John's Journal...

How to Take Coyotes and Other Predators

What I’ve Learned Hunting in February with Al Morris

Click to enlargeEditor’s Note: Al Morris of Springville, Utah, one of the nation’s leading competitive predator hunters, has hunted coyotes for most of his life and has placed high in the World Predator Calling Competition every year. We asked Morris to tell us how to take coyotes in February.

Question: What have you learned from hunting in February?
Morris: In cold weather, Hunter’s Specialties’ Preymaster offers some real advantages. I love to use mouth calls, but during cold weather, sucking in a lot of cold air and blowing it out isn’t nearly as much fun as turning a switch on and off. Like Gerald Stewart, another Hunter’s Specialties’ pro, I like to mix sounds. This year, I’ve found that using the high-pitched cottontail as my prey sound and the pup-in-distress for my dog sound is quite effective. I’ve discovered that the coyote-pup-in-distress call sounds are very like the sounds a female coyote makes when two male coyotes are harassing her and trying to breed her. I’ve learned that using the coyote pup in distress and howling with the Mac DaClick to enlargeddy Howler and the CYC1 really seems to turn-on the coyotes. If the coyotes aren’t coming to the dog sounds, they’ll come to that cottontail-in-distress sound.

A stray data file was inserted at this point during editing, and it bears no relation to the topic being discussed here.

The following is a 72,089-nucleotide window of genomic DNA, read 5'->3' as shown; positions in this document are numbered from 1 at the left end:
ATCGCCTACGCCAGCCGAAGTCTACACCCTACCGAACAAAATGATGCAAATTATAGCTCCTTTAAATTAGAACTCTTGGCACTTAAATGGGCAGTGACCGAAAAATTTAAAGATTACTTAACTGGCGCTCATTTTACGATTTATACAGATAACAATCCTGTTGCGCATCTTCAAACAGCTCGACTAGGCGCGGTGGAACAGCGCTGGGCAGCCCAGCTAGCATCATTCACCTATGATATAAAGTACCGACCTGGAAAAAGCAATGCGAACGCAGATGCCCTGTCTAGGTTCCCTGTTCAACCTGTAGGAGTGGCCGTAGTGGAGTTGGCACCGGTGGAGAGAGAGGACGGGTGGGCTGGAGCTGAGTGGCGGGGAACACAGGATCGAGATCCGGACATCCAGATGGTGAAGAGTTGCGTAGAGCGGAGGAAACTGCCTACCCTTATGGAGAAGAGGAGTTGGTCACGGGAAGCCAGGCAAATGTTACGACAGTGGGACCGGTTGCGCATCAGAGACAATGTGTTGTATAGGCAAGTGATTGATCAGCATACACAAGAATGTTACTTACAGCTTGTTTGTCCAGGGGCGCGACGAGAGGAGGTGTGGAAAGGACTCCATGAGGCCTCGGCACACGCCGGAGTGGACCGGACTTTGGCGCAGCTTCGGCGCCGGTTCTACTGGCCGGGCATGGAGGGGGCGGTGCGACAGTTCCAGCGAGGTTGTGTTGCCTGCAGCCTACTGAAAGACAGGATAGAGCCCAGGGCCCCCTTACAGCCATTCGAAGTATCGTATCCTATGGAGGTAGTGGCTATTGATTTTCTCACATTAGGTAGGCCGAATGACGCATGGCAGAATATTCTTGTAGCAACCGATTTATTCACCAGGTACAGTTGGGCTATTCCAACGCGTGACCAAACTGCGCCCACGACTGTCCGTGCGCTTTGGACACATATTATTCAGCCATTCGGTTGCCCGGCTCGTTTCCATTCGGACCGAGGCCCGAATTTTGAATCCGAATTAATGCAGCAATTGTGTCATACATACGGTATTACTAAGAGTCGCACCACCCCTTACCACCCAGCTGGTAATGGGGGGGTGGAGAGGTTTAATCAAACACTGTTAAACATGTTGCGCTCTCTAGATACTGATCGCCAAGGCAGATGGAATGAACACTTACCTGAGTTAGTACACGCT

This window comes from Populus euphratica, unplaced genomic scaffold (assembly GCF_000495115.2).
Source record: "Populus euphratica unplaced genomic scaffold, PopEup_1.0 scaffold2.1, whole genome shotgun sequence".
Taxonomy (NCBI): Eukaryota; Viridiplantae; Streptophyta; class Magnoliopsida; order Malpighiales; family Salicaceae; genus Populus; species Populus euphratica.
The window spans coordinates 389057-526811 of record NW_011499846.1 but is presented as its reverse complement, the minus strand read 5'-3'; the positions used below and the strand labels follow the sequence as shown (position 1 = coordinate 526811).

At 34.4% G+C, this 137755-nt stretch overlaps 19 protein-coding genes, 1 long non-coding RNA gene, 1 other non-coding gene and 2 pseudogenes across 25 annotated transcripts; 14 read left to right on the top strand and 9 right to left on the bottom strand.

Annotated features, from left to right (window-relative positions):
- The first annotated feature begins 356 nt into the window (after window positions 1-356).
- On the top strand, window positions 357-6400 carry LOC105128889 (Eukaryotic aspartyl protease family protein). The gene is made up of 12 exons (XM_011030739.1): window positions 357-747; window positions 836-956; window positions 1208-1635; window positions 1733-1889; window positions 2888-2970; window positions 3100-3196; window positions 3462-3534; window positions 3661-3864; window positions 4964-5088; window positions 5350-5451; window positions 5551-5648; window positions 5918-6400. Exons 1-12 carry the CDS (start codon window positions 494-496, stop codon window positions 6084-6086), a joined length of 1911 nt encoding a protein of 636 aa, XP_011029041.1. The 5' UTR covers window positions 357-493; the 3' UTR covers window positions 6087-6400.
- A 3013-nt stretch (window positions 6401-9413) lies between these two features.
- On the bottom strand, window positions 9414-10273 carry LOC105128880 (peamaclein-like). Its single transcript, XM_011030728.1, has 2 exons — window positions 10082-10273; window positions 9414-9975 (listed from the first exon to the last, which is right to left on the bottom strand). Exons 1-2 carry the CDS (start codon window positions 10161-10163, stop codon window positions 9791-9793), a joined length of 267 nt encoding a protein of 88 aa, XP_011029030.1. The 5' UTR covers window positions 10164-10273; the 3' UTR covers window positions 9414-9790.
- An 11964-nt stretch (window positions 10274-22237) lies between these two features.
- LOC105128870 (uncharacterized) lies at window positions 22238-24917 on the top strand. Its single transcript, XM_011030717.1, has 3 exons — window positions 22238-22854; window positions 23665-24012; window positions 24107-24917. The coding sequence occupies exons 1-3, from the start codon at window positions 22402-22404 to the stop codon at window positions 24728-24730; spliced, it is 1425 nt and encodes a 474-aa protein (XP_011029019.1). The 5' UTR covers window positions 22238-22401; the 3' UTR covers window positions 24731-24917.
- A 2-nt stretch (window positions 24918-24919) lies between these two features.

Question: Tell me about your last hunt.
Morris: We were in Colorado, and I’d taken a coyote at 10:00 am using the high-pitched cottontail-in-distress sound. I decided to go back to this same stand right before dark. Once again, I threw in that immature cottontail sound, and I had two immature coyotes come running off the top of a hill. The coyotes came in from my hard left so quickly that I didn’t have a chance to move to get my gun on them. My cameraman did a good job of photographing the coyotes coming in, but I didn’t do a good job of getting my gun on the coyotes before they came in, saw us, spooked and took off running. I changed the Preymaster from the rabbit-in-distress to the coyote-pup-in-distress call. There was a big dominant male on the ridge behind us howling, but he couldn’t see us. When he heard that pup in distress, he came running off the hill. Within 13 seconds, that big male coyote was 30 yards in front of us, and I tipped him over. Remember, if a coyote comes in, sees you and spooks, don’t automatically assume that your hunt is over, because many times, there are more than one coyote coming to your call. You can be patient and often change calls to get a second chance. Click to enlarge

Question: Al, what gun are you shooting?